14. 14.
    Swerdlow CD, Martin DJ, Kass RM, Davie S, Mandel WJ, Gang ES, et al. The zone of vulnerability to T wave shocks in humans. J Cardiovasc Electrophysiol. 1997;8(2):145–54.PubMedCrossRefGoogle Scholar
  15. 15.
    Panescu D, Nerheim M, Kroll M. Electrical safety of conducted electrical weapons relative to requirements of relevant electrical standards. Conf Proc IEEE Eng Med Biol Soc. 2013;2013:5342–7.PubMedGoogle Scholar
  16. 16.
    Nimunkar AJ, Webster JG. Safety of pulsed electric devices. Physiol Meas. 2009;30(1):101–14.PubMedCrossRefGoogle Scholar
  17. 17.
    Patrick Reilly J. Applied bioelectricity: from electrical stimulation to electropathology. New York: Springer Science & Business Media; 2012. p. 339.Google Scholar
  18. 18.
    Birchmeyer MS, Mitchell EK. Wischenewski revisited. The diagnostic value of gastric mucosal ulcers in hypothermic deaths. Am J Forensic Med Pathol. 1989;10(1):28–30.PubMedCrossRefGoogle Scholar
  19. 19.
    Bright FM, Winskog C, Tsokos M, Walker M, Byard RW. Issues in the diagnosis of hypothermia: a comparison of two geographically separate populations. J Forensic Legal Med. 2014;22:30–2.CrossRefGoogle Scholar
  20. 20.
    Palmiere C, Mangin P. Postmortem biochemical investigations in hypothermia fatalities. Int J Legal Med. 2013;127(2):267–76.PubMedCrossRefGoogle Scholar
  21. 21.
    Palmiere C, Mangin P. Hyperthermia and post-mortem biochemical investigations. Int J Legal Med. 2013;127(1):93–102.PubMedCrossRefGoogle Scholar
  22. 22.
    Finsterer J, Stöllberger C. Neurological and non-neurological triggers of Takotsubo syndrome in the pediatric population. Int J Cardiol. 2015;179:345–7.PubMedCrossRefGoogle Scholar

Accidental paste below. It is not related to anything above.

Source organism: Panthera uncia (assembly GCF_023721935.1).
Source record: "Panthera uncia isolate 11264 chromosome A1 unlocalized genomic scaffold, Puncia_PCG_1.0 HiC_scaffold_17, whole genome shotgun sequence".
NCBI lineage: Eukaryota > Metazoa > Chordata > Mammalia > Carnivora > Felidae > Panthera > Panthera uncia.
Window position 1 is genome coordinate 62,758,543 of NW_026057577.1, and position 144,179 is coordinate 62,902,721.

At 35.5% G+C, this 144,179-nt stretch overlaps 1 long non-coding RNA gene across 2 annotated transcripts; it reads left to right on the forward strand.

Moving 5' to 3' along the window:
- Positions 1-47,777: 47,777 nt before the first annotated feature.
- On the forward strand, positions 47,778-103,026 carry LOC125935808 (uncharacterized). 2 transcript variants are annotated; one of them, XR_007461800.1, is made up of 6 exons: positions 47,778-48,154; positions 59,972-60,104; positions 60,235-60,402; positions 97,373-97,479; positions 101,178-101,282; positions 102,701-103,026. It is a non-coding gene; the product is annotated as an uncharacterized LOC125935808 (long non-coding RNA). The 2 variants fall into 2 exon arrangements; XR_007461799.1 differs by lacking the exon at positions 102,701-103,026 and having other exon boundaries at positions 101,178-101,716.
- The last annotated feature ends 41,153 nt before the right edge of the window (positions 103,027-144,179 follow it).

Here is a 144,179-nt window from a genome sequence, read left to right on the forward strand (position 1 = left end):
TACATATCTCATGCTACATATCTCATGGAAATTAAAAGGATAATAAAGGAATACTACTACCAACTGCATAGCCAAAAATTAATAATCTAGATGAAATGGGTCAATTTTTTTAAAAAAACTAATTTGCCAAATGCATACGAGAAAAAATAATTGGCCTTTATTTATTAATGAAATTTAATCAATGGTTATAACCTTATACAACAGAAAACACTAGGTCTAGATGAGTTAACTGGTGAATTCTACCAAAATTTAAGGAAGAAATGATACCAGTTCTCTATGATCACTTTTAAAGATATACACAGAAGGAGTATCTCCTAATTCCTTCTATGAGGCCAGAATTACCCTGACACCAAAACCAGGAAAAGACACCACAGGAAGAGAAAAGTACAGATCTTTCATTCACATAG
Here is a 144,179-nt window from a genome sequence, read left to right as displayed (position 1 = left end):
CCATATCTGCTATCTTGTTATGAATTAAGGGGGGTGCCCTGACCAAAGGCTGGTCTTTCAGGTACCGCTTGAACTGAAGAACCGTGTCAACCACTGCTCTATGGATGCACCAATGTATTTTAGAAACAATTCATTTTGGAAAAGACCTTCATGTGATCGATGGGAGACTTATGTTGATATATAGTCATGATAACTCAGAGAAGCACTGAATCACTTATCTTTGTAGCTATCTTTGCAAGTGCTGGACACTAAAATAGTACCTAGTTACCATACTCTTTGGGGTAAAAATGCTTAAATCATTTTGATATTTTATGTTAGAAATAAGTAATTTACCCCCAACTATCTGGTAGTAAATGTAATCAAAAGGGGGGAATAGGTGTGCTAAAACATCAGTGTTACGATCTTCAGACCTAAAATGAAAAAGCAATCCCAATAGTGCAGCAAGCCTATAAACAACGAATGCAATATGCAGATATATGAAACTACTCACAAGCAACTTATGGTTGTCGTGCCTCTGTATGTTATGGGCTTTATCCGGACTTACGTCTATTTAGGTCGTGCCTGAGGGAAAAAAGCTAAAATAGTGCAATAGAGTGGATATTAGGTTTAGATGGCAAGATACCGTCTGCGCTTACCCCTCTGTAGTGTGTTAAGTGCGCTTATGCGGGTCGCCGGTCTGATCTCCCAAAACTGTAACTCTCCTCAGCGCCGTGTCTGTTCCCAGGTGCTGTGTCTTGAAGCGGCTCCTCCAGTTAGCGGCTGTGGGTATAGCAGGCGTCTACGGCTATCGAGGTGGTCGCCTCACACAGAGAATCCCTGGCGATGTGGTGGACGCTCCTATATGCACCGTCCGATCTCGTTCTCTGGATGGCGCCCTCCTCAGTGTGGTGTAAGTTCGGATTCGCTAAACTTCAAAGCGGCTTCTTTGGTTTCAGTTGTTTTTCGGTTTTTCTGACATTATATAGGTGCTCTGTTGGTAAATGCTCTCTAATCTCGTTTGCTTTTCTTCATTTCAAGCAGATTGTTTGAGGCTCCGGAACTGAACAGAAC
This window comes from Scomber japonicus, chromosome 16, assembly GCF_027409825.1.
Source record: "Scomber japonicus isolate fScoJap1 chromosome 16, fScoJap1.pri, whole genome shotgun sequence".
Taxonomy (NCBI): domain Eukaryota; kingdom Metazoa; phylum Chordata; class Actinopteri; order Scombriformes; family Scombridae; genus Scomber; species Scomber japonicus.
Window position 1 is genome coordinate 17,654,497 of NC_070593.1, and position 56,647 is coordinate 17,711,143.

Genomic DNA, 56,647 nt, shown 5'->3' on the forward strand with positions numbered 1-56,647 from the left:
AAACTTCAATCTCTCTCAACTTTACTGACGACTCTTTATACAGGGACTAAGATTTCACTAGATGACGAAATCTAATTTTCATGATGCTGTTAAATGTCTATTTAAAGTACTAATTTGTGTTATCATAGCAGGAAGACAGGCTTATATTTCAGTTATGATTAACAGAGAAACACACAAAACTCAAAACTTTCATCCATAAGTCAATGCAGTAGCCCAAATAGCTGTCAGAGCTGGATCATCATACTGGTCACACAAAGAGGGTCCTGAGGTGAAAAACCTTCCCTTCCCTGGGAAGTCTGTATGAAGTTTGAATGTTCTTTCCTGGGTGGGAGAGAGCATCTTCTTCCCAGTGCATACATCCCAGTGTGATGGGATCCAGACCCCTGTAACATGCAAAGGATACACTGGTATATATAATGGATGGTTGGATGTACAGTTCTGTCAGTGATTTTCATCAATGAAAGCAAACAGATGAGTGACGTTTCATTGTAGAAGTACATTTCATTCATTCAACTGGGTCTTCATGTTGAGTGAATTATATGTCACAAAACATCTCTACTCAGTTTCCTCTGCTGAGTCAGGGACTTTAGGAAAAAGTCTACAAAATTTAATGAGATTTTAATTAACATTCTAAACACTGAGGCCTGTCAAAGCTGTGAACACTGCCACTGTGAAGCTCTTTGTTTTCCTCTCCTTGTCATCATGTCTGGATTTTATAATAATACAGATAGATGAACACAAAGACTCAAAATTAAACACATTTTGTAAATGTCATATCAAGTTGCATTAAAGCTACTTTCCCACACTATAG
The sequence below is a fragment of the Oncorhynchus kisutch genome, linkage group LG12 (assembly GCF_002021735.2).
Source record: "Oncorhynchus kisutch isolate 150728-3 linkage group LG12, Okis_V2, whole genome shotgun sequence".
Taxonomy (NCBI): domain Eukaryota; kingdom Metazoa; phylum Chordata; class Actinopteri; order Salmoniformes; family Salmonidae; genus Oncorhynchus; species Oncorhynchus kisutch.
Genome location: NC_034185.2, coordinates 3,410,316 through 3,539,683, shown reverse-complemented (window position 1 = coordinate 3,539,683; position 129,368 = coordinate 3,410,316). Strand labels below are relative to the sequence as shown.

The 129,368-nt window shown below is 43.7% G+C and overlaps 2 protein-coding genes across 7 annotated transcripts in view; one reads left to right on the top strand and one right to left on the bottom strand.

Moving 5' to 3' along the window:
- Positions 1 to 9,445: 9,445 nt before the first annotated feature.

23. 23.
    Glaveckaitė S, Šerpytis P, Pečiūraitė D, Puronaitė R, et al. Clinical features and three-year outcomes of Takotsubo (stress) cardiomyopathy: Observational data from one center. J Cardiol. 2016;pii:S1109–9666(16)30297–294.Google Scholar
  24. 24.
    Madhavan M, Prasad A. Proposed Mayo Clinic criteria for the diagnosis of Tako-Tsubo cardiomyopathy and long-term prognosis. Herz. 2010;35(4):240–3.PubMedCrossRefGoogle Scholar
  25. 25.
    Indorato F, Akashi YJ, Rossitto C, Raffino C, Bartoloni G. Takotsubo cardiomyopathy associated with rupture of the left ventricular apex: assessment of histopathological features of a fatal case and literature review. Forensic Sci Med Pathol. 2015;11(4):577–83.PubMedCrossRefGoogle Scholar
  26. 26.
    Semsarian C, Ingles J, Wilde AA. Sudden cardiac death in the young: the molecular autopsy and a practical approach to surviving relatives. Eur Heart J. 2015;36(21):1290–6.PubMedCrossRefGoogle Scholar
  27. 27.
    Sumitomo N. Current topics in catecholaminergic polymorphic ventricular tachycardia. J Arrhythm. 2016;32(5):344–51.PubMedCrossRefGoogle Scholar
  28. 28.
    Scarano M, Parato VM, Labanti B, Imbalzano E. Stress status and ventricular fibrillation in long QT syndrome. Int J Cardiol. 2014;172(3):e438–40.PubMedCrossRefGoogle Scholar
  29. 29.
    Lane RD, Laukes C, Marcus FI, Chesney MA, Sechrest L, Gear K, et al. Psychological stress preceding idiopathic ventricular fibrillation. Psychsom Med. 2005;67(3):359–65.CrossRefGoogle Scholar
  30. 30.
    Brion M, Sobrino B, Martinez M, Blanco-Verea A, Carracedo A. Massive parallel sequencing applied to the molecular autopsy in sudden cardiac death in the young. Forensic Sci Int Genet. 2015;18:160–70.PubMedCrossRefGoogle Scholar

Copyright information

© Springer Science+Business Media New York 2017

Authors and Affiliations

  1. 1.Victorian Institute of Forensic MedicineSouthbank, VicAustralia
  2. 2.Department of Forensic MedicineMonash UniversityMelbourneAustralia
  3. 3.Equipment Safety and Energy EfficiencyEnergySafe VictoriaSouthbank VicAustralia

Personalised recommendations